“This is not a book that gives a reader everything they'll ever want to know about moths. Rather, it’s an invitation into the world of moths, a quick and (I hope!) intriguing look at a new subject. 

“My fondest wish is that readers finish and do two things immediately: 1) hit the library for more books about moths and 2) start watching the moths in their own neighborhoods.” 

According to Loree, one big advantage of writing a narrative is the built-in text structure. While writers of expository nonfiction have to carefully consider how they will frame their facts, narratives typically have a chronological sequence structure.

“I didn't start by pondering how to organize all the moth facts,” says Loree. “Instead, my focus was entirely on telling a compelling moth story. I had to decide where to begin that story, where to end it, and how to get from one to the other. 

“Eventually I decided I would host a moth ball and invite readers to come. That story starts with the book's title: you're invited to a moth ball. I have readers arrive early, when it's still light outside, so that they can help me set up the party; that's how they learn how to attract moths. The story ends where so many great stories (and parties) do: bedtime.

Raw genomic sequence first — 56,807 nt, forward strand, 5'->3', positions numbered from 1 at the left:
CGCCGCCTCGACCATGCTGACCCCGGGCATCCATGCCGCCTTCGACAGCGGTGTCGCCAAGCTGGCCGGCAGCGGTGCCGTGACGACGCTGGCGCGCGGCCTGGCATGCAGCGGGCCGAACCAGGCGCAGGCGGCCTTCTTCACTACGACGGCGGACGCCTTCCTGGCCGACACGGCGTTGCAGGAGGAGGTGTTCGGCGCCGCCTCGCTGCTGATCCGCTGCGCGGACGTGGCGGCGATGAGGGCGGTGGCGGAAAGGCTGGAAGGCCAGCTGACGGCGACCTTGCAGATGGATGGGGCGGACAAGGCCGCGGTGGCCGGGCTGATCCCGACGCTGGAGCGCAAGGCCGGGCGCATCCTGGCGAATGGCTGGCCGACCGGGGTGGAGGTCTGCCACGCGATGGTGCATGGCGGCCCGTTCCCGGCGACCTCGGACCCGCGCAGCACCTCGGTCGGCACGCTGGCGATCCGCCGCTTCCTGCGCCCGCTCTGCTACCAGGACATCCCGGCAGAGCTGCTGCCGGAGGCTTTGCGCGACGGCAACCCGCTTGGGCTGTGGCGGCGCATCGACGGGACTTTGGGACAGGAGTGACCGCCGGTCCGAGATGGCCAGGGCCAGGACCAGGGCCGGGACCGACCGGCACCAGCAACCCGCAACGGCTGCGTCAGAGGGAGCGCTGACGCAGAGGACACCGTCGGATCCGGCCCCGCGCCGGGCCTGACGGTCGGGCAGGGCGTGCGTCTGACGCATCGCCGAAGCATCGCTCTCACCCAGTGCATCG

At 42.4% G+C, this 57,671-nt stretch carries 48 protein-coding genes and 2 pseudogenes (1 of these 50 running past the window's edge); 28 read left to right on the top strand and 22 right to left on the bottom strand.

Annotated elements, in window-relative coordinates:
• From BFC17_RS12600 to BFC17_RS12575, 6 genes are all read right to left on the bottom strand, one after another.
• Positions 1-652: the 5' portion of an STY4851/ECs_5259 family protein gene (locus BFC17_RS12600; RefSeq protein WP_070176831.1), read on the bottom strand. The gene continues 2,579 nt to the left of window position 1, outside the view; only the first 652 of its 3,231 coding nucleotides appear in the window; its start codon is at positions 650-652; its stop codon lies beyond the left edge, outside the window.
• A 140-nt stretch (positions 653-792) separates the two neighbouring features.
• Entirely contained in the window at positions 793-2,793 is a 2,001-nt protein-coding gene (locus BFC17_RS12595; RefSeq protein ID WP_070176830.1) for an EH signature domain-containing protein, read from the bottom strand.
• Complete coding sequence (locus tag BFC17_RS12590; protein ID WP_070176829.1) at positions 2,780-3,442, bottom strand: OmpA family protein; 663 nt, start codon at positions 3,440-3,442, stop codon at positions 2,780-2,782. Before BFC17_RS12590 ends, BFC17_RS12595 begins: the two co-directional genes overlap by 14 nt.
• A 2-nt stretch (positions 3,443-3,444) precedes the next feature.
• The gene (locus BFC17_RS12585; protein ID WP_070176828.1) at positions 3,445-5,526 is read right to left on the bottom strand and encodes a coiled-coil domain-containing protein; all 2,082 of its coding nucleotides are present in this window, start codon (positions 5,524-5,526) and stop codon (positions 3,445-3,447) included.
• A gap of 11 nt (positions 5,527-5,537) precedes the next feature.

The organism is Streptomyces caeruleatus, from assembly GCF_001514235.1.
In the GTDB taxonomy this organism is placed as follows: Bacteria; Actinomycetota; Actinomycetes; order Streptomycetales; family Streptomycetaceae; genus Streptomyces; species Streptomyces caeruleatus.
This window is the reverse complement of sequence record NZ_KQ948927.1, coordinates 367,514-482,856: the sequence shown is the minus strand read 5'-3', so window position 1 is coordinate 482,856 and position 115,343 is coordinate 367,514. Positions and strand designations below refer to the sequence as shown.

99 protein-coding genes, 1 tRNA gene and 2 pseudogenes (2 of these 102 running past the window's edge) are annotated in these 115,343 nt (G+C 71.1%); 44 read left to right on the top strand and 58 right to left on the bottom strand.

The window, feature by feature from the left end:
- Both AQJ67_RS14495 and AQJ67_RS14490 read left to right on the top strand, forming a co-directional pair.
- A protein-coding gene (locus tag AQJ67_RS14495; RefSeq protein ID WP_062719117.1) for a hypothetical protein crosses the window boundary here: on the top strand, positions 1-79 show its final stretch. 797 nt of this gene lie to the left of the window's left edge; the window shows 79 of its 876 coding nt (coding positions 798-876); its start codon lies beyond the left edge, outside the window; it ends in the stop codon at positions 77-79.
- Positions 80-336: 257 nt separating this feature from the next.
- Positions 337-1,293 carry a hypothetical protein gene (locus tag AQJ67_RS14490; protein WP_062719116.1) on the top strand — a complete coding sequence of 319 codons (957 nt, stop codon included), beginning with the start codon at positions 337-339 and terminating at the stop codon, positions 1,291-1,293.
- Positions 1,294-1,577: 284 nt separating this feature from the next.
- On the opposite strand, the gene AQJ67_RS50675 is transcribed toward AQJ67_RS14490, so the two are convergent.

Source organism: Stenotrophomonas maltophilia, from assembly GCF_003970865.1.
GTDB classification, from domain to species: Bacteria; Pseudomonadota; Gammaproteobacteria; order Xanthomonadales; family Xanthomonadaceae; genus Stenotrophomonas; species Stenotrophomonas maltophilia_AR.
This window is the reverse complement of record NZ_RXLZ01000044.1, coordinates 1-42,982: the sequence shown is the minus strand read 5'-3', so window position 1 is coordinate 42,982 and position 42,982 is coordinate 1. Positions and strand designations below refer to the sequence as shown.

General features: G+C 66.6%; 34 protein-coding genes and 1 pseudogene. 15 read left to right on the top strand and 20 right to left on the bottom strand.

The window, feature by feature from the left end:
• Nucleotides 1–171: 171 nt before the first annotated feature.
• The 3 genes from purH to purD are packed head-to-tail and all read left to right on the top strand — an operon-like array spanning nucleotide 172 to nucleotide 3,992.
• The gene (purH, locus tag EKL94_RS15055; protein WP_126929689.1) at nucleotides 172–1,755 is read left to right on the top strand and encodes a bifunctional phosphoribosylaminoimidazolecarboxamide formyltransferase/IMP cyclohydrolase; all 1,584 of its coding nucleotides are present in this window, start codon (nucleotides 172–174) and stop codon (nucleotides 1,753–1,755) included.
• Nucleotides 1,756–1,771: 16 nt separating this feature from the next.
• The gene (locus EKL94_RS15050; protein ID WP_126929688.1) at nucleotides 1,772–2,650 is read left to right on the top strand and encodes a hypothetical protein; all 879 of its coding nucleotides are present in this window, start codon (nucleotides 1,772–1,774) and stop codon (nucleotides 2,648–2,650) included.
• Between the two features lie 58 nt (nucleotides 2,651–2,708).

“This very simple story structure guided the way I conveyed moth facts. I couldn't just stick those facts anywhere, because I had to consider the party narrative. [There’s a] natural break in the party after the moth attractants were set but before the moths arrived. [That’s where] I tucked extra moth facts for readers.” 

I hope that this six-part blog series, which featured three spreads from my expository book Ick! Delightfully Disgusting Animal Dinners, Dwellings, and Defenses and passages from the narrative nonfiction titles Honeybee by Candace Fleming and Eric Rohmann, Flying Deep by Michelle Cusolito and Nicole Wong, and You’re Invited to a Moth Ball by Loree Griffins Burns and Ellen Harasimowicz has helped you gain a stronger understanding of the differences between narrative and expository writing. (Scroll down to read all the posts.)